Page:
Monday, 6 April 2020

Ageing doctors, brain drain plaguing Czech healthcare

7 July 2016

Prague, July 6 (CTK) - The Czech healthcare system is primarily plagued by increasing age of doctors and the departure of fresh graduates of medical schools abroad, the project Czechia in Data has said.
The average doctors' age rose by almost four years over the past 15 years, from 44.5 to 48.4 years.
Every fifth student of a medical faculty leaves abroad after finishing the studies.
At the close of 2013, the Institute of Health Information and Statistics (UZIS) registered 40,619 doctors in the Czech Republic.
There were 271.1 inhabitants per one doctor, with the highest ratio being in Prague (143.7) and the lowest in Central Bohemia (419).
Most doctors are general practitioners (5329) and women account for 56 percent of the total.
The biggest proportion of veteran doctors was in the Karlovy Vary and Prague regions in 2013. In them, doctors aged 70 and more accounted for 7.4 and 6.6 percent of practicing doctors.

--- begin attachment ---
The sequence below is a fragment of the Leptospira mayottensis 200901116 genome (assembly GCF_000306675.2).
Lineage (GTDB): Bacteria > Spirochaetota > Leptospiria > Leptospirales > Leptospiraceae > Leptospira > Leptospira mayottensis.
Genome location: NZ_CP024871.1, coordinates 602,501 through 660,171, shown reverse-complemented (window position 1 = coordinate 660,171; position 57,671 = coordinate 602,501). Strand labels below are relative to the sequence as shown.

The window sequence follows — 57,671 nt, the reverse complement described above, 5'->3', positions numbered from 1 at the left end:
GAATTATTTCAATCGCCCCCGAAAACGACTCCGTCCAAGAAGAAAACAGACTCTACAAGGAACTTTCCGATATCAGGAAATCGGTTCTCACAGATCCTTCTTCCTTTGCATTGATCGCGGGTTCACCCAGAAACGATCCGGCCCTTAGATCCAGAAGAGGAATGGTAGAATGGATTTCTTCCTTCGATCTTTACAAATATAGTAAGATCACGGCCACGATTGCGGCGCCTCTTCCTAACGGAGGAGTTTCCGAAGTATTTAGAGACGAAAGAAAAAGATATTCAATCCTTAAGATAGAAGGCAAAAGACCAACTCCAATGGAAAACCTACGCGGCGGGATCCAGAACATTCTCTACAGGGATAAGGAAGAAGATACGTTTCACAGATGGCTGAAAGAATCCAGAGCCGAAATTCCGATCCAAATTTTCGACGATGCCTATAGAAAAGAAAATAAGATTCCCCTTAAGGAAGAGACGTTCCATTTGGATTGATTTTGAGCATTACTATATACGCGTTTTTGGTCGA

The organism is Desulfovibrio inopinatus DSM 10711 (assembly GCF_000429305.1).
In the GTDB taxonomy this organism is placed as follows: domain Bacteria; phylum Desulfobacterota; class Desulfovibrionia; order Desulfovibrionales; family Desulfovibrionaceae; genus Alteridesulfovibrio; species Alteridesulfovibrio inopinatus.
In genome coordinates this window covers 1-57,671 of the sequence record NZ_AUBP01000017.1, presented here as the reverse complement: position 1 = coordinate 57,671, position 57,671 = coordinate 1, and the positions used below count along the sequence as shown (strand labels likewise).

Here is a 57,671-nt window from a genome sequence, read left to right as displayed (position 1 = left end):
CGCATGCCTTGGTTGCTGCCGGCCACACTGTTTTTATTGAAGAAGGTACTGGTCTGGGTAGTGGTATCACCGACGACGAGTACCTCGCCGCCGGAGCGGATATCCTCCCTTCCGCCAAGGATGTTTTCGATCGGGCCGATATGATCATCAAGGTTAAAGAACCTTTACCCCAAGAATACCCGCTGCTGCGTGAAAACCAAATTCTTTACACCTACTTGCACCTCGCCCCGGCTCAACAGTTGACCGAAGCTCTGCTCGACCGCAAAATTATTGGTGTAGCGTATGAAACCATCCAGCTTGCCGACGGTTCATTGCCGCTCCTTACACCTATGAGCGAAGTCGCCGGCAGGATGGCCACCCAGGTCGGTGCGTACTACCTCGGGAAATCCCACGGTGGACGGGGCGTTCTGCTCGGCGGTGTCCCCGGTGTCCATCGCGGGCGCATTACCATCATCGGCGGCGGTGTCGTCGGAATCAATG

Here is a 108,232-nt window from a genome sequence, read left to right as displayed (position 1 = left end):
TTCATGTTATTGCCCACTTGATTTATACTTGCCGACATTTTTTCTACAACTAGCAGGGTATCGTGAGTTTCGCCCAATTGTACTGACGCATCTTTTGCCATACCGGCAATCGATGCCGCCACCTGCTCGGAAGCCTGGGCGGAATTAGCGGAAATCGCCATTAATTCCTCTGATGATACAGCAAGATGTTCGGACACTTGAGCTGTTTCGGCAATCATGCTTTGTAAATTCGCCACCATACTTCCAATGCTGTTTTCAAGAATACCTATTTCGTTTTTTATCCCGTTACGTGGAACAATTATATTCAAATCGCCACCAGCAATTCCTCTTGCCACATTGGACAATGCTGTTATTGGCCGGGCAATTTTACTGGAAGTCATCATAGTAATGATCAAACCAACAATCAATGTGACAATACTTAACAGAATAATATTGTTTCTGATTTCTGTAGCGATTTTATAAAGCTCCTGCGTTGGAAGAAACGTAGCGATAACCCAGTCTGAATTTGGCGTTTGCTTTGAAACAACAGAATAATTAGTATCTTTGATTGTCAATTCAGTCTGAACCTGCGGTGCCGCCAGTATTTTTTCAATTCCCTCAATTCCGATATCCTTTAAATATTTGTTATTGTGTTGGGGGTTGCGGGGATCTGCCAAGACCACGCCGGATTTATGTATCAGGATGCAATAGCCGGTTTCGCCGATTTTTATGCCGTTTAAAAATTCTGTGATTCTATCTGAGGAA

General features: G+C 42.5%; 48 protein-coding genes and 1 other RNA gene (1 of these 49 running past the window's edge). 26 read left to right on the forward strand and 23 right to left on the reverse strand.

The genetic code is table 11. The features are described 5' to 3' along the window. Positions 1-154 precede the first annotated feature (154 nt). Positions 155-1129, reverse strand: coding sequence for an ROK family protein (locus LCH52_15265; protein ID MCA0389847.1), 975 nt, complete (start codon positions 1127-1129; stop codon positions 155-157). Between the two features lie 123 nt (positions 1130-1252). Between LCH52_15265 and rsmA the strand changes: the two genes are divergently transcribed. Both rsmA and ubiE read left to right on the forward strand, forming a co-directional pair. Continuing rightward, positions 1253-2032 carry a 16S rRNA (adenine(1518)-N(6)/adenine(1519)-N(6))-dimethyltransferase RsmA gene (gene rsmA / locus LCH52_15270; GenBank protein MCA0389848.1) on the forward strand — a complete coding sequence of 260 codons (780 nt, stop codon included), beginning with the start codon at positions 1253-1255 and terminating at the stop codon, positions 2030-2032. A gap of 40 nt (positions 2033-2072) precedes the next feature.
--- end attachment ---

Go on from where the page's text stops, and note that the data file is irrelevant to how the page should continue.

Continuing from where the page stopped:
In most regions, doctors were on average 55-59 years of age.
A somewhat lower age of doctors is in the teaching hospitals.
In 2013, the expenditures of the public health insurance amounted to 290.94 billion crowns, while patients' direct payment, payment for drugs and sponsorship gifts accounted for 15.3 percent of the total sum.
In hospitals, there were 2.2 million hospitalisations with the average time of 6.4 days in 2013.
The average length of hospitalisation fell by over one half as against 1992.
($1 = 24.322 crowns)

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